3   Lowering tax rates. This is the most unfair of all. High Income recipients would get full benefit. All those below 16,000 would get no benefit at all including the lowest 10% of population

Will Government Give Most Tax Relief to Rich in Budget? Will Labour Agree to this?

Poor People Pay most Tax—-NERI   Aug  28, 2014

NEW research from the Nevin Institute (funded by Trade Unions claims poorer people are forking out more in tax because of indirect taxes like VAT. It says that because of indirect taxes and/or excise, the poorest 10pc pay a larger share of their income than the richest 10pc. However, Ireland’s income tax system works on a more you earn, the more you pay basis -the rate is 23pc for the top 10pc and 0.3pc for the bottom, according to Nevin. The figures also show that, on average, 24pc of gross income is taken up by tax. But when you combine direct and indirect taxes a different result is produced, Nevin’s Dr Micheal Collins found.According to his research, the bottom 10pc of the population paid just over 30.5pc of their income in direct, indirect and total household taxation (as a percentage of gross income).In the top decile, the figure was 29.6pc

THE RESEARCH MEANS THAT THE POOREST PEOPLE PAY MOST TAX!

Read also Super-Rich Irish AWASH WITH MONEY on this Blog 

Nevertheless, Government spokespeople including Labour Ministers are flagging tax changes in the forthcoming budget which confine changes to increasing the threshold at which income recipients come into the higher tax bracket.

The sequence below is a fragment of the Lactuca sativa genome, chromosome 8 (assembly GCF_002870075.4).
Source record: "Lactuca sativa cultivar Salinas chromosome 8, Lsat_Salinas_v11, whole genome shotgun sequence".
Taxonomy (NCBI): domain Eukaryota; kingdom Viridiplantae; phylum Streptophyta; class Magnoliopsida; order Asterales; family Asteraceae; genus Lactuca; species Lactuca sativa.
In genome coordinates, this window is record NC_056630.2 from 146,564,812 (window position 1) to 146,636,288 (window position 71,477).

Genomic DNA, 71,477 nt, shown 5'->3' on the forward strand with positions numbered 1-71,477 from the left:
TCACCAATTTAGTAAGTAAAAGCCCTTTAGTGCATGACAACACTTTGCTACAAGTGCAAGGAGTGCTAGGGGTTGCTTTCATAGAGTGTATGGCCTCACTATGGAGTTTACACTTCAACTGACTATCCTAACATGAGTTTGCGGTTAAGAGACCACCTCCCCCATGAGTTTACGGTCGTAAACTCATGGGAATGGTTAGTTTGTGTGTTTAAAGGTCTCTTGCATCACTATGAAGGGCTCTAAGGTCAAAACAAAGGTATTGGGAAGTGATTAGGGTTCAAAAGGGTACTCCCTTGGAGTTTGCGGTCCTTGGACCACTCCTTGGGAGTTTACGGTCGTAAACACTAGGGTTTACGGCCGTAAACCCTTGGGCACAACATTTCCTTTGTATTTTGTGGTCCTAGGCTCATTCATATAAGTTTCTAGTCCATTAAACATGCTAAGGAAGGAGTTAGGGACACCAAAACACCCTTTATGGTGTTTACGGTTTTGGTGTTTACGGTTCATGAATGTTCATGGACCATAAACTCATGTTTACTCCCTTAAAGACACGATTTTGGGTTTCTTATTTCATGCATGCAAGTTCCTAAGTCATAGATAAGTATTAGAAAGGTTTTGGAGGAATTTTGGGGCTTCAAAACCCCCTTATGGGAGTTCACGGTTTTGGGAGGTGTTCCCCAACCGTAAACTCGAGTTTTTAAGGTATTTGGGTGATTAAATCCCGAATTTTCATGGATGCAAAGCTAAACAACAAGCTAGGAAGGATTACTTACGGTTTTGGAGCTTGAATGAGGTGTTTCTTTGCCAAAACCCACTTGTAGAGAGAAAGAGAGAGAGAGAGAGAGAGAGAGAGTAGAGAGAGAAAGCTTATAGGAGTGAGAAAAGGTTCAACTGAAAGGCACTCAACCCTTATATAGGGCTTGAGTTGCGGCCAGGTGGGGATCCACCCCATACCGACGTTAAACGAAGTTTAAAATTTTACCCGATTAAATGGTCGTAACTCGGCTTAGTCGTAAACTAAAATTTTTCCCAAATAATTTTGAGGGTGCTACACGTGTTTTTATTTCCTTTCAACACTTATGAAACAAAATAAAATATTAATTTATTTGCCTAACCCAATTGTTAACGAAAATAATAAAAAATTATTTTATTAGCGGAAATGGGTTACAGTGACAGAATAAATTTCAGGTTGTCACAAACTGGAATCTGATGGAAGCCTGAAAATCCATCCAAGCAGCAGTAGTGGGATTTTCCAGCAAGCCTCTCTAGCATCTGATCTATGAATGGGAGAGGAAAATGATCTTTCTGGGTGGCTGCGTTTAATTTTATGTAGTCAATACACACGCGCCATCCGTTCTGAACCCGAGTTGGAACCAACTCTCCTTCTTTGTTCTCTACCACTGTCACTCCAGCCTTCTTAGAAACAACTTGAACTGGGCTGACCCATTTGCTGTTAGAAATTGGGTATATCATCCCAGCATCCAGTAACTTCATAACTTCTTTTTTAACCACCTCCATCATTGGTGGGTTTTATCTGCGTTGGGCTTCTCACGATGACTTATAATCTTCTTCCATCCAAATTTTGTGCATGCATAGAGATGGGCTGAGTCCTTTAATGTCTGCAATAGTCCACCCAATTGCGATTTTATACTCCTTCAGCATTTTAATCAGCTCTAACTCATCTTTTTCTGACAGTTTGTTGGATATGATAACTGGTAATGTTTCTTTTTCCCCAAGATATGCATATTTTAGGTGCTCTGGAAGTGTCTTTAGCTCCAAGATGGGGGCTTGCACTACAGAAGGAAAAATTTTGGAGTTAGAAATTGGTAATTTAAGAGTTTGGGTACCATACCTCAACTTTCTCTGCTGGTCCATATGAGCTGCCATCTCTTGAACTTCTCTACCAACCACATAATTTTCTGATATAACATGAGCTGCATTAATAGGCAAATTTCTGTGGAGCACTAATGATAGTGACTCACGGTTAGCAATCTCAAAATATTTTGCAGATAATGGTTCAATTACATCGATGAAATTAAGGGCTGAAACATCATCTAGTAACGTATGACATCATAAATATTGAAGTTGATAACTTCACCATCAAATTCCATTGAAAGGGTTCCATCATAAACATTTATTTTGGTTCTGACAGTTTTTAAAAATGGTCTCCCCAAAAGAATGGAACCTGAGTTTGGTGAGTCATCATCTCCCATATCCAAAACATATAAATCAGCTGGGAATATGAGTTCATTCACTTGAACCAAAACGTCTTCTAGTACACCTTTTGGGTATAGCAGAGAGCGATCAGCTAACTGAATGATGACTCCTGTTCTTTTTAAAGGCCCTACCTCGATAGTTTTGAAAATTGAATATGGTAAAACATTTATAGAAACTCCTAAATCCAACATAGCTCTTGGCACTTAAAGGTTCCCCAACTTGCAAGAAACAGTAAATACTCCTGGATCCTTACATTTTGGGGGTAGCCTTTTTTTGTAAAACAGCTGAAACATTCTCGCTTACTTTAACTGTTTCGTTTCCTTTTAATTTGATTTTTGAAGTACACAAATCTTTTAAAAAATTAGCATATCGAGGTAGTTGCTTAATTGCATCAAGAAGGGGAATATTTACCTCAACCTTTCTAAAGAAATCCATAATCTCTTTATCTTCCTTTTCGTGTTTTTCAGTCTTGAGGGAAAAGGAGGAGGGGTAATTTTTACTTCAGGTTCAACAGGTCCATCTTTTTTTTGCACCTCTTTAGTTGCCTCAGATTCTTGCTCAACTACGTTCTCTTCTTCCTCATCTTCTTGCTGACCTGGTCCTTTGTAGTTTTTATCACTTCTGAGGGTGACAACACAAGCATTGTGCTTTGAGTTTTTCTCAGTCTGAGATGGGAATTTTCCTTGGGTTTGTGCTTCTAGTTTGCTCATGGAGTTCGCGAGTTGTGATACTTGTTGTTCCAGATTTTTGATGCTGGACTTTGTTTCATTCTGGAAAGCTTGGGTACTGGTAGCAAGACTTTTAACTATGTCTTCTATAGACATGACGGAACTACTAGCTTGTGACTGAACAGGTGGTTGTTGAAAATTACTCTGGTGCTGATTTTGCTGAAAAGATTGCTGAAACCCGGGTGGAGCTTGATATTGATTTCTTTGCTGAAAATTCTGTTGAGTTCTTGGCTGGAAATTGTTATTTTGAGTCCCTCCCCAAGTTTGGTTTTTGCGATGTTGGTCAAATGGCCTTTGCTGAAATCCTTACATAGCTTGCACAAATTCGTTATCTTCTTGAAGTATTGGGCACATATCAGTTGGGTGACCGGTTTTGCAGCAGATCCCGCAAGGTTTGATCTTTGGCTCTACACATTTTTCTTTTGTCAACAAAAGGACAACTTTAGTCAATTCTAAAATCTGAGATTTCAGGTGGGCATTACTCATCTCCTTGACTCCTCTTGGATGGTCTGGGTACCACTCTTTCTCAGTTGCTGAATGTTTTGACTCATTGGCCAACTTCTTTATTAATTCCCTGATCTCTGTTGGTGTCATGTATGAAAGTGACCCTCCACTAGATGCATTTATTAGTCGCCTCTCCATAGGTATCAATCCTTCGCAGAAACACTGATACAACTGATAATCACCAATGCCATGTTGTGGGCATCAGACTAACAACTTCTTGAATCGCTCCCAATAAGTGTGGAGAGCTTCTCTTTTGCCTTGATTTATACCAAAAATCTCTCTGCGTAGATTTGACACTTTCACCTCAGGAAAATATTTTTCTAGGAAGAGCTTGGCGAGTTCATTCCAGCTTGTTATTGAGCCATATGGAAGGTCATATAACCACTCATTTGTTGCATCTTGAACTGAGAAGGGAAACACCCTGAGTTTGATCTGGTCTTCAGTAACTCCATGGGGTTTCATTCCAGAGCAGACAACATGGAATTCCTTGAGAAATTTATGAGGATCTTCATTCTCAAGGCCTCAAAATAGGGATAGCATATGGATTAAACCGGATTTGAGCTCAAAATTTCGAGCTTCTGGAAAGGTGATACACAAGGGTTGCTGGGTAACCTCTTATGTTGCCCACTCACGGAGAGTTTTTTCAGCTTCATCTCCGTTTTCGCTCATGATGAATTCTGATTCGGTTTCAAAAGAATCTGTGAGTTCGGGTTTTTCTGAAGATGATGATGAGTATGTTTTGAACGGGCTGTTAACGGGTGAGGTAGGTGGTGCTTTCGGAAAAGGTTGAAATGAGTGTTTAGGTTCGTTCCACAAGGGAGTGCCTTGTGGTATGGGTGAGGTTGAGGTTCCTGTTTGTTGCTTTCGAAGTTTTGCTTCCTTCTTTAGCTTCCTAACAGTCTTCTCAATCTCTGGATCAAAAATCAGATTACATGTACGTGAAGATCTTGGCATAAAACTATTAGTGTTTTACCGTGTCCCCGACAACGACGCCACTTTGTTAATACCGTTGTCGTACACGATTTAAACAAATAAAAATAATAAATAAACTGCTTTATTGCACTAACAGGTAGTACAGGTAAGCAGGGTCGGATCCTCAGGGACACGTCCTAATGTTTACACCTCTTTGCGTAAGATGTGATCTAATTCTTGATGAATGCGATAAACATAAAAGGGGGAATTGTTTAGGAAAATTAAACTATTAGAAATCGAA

Those crossing the threshold of 32,500 Euro are indeed entitled to some tax relief as are all low and middle income earners. But the Government proposal is grossly unfair and regressive and reliefs should be provided in other ways and confined to those on low and middle incomes.

Let us take a concrete proposal to increase the income tax threshold  by 5,000 Euro

This is grossly unfair on a number of grounds:

1. The poorest 10% who pay the highest proportion of their income in  tax would receive no benefit as their income is approximately 10,000 Euro per year

2. THe  proposal would have no effect on indirect taxes which impact most heavily on those on low and middle incomes

3 Economist Michael Taft in his blog UNITE NOTES ON THE FRONT  has shown that 70% of citizens would receive no benefit.

4 Very high income earners, such as the top 10,000 earning units who have average annual incomes of 595,000 Euro(Reply to PQ) would get the full benefit (21% of 5000=1050Euro)

5. A person  exceeding the threshold by less than 5000 Euro would get less benefit than those on 595,000. For example a person on 595,000 per year would receive 1050 euro whereas a person on 35,000 would get haf that figure or  525 Euro

6. The proposal gives the biggest benefit to the very rich and no benefit to the very poor and is therefore grossly unfair

There are many ways to provide tax relief in a way that would only benefit those on low and middle incomes as is weel understood by government advisers.  But does the Government want to know?